The ‘Mama Mshauri’ effect: keeping mothers in HIV care after birth

19 November 2018

Women in Kenya assigned to a lay counsellor – known as a ‘Mama Mshauri’ – to help them in the period around their birth are more likely to stay in care compared to mothers who were not.

A young pregnant women in Africa

Women living with HIV who benefitted from the support of a ‘Mama Mshauri’ reduced their risk of healthcare drop out by around one-third, reveals a study from Kenya.

The Mother-Infant Retention for Health (MIR4Health) study looked at the effectiveness of a combination care package, delivered by trained lay workers known as ‘Mama Mshauris’, in retaining HIV-positive women and their infants in prevention of mother-to-child transmission (PMTCT) care at six months after birth.

Despite PMTCT programmes making huge strides in reducing HIV infections among women and infants, keeping women engaged in PMTCT programmes after labour can be challenging. As a result, proportionally more infant infections are now occurring during the postnatal period as more women drop out of care. For example, in Kenya where the study took place, the majority of new infections in infants now occur during breastfeeding rather than pregnancy or labour.

From September 2013 to June 2014, 340 HIV-positive pregnant women starting antenatal care at 10 facilities in western Kenya were enrolled in the study.

Through random selection, half of the women were assigned a Mama Mshauri who provided individualised PMTCT health education, support in attending appointments and adhering to treatment, phone and SMS appointment reminders, and followed up if women missed clinic visits. The Mama Mshauris also provided psychosocial support and counselling and helped women to access services quickly, while enhancing communication between each woman and health facility staff.

The other half of the women formed the study’s control group. They received the standard package of PMTCT care in Kenya, which consists of at least four antenatal care visits during pregnancy, and monthly post-delivery clinic appointments for both mothers and infants for six months. Participants in the control group also received group health education during antenatal visits, and had the option to enrol in a monthly support group led by facility staff.

Six months after birth, the intervention package delivered by the Mama Mshauris resulted in a 33% reduction in the risk of dropout (or ‘attrition’) among women and their infants. Overall, 23% of mother-infant pairs dropped out of care at six months, but this was significantly lower in the intervention group compared to the control group (19% vs. 28%).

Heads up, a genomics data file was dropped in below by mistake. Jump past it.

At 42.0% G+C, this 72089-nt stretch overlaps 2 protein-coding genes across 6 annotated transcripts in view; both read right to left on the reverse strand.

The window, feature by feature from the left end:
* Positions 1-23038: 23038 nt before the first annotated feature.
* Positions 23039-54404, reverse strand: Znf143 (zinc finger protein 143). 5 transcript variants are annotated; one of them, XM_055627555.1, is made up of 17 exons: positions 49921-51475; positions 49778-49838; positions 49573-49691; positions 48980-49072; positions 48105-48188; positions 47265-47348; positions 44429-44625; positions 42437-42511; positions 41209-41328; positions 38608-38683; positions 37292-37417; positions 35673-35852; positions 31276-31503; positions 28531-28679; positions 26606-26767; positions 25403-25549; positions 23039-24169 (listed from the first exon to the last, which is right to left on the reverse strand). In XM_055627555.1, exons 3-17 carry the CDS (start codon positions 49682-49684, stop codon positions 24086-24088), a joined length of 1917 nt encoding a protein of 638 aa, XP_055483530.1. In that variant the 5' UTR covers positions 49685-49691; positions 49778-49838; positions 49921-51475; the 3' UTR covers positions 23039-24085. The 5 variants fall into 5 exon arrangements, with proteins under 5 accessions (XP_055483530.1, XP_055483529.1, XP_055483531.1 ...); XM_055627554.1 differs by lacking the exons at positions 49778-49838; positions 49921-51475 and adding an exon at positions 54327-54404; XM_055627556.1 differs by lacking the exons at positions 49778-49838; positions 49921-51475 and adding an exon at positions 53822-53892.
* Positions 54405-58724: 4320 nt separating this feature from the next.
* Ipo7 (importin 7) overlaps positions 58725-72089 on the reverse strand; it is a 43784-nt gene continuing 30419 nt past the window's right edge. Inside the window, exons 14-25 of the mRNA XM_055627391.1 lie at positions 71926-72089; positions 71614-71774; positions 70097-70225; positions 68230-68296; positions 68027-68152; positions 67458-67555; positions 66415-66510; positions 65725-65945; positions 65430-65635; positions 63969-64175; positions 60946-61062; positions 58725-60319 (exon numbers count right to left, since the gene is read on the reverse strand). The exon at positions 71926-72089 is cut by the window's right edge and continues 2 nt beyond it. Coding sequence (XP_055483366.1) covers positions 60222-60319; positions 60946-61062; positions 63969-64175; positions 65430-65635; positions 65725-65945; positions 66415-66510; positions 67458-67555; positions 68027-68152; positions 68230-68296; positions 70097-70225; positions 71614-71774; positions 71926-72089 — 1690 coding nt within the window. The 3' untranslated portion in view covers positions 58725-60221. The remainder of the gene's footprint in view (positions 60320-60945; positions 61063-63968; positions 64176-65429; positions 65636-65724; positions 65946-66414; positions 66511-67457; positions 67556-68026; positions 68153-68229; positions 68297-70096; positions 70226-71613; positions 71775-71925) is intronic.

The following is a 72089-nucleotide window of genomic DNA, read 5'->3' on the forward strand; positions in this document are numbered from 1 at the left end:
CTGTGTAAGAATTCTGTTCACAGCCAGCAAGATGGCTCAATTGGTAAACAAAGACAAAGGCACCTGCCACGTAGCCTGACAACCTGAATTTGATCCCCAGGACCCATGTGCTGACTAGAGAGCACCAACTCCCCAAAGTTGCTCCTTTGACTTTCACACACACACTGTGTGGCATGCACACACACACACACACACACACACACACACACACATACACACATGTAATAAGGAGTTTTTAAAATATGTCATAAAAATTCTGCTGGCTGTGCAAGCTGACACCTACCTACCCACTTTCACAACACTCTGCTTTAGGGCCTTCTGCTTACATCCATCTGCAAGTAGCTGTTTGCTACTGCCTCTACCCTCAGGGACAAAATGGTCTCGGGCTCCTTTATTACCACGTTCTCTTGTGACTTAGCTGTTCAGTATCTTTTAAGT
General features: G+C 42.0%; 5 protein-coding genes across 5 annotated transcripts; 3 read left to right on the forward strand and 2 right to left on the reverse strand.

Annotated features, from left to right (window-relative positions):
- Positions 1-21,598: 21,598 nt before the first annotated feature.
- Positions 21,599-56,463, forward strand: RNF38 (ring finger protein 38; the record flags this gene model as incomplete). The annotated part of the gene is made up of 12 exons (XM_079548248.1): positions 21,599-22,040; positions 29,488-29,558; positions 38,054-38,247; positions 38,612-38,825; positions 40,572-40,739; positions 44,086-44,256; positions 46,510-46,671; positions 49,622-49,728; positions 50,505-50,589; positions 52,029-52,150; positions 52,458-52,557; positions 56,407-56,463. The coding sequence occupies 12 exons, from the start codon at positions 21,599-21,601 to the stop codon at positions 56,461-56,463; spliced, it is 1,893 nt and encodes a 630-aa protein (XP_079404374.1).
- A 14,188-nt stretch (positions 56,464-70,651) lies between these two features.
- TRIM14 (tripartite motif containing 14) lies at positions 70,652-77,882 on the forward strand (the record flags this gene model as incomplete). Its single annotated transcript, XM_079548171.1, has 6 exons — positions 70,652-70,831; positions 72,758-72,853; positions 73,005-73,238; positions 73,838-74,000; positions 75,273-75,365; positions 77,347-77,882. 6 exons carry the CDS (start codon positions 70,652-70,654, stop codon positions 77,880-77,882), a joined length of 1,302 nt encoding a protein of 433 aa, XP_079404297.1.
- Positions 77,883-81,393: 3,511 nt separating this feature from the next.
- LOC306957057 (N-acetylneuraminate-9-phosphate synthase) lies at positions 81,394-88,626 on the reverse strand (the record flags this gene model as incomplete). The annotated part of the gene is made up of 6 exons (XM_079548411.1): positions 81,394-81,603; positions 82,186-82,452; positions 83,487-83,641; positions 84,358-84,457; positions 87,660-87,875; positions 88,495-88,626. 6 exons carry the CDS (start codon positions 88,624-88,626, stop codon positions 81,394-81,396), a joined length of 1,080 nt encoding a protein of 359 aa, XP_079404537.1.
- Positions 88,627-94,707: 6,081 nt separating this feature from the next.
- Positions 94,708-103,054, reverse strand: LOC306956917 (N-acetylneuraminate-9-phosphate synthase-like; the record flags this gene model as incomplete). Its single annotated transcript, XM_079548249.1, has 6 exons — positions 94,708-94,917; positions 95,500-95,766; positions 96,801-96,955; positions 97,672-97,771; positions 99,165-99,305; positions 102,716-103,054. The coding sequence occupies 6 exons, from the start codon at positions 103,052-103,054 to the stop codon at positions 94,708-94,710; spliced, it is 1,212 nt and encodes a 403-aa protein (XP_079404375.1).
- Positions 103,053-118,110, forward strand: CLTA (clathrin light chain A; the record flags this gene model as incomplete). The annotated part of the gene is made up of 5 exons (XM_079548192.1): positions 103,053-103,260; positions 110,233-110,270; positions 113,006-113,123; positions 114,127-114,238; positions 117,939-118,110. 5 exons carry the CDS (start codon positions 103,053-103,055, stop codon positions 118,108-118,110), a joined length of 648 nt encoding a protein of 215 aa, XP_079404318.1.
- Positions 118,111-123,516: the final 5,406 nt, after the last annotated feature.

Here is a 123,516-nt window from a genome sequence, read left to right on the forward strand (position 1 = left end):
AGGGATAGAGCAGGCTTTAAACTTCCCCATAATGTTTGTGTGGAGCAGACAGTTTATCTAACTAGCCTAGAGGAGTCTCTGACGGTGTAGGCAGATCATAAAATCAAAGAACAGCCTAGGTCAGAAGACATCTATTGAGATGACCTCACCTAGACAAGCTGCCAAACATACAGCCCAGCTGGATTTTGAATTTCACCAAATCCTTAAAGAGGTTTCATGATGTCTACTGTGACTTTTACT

Attrition was defined as either no documented clinic visits in the three months prior to, or after, the six month visit (described as ‘lost to follow-up’) or due to the death of the woman or infant. Over a third (36%) of all drop-outs were the result of pregnancy losses.

Almost all mothers reported breastfeeding (above 90%), although less than half were doing so exclusively. The proportion of women still breastfeeding at six weeks fell to 70% and 46% at six months, with no difference between study arms.

More than three-quarters (82%) of infants had an HIV test at six weeks. Among those with a negative result, 69% retested at six months as advised, with no difference between study arms.

The rate of HIV transmission from mother-to-child was low overall, with only 3% of infants having acquired HIV at six months. This equates to nine infants, of whom seven began antiretroviral treatment and two died.

Overall, only 53% of women were virally suppressed six months after giving birth, although the proportion was slightly higher in the intervention group (58%) compared to the control arm (50%).

All of these findings indicate that lay counsellors who are trained, mentored, and provided with the necessary tools can improve PMTCT services and their outcomes. By evaluating results relating to both mothers and infants, researchers have designed a study that highlights the importance of improved lay counsellor support in PMTCT programming and also underscores the contribution of early pregnancy losses to the rate of women dropping out of PMTCT care.

This is also the first PMTCT study to assess a combination of interventions provided by the Mama Mshauri package, rather than look at interventions in isolation. However, because of this it is not possible to determine which specific intervention decreased attrition the most, or which sub-populations of women benefit from each specific intervention.

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Written by Hester Phillips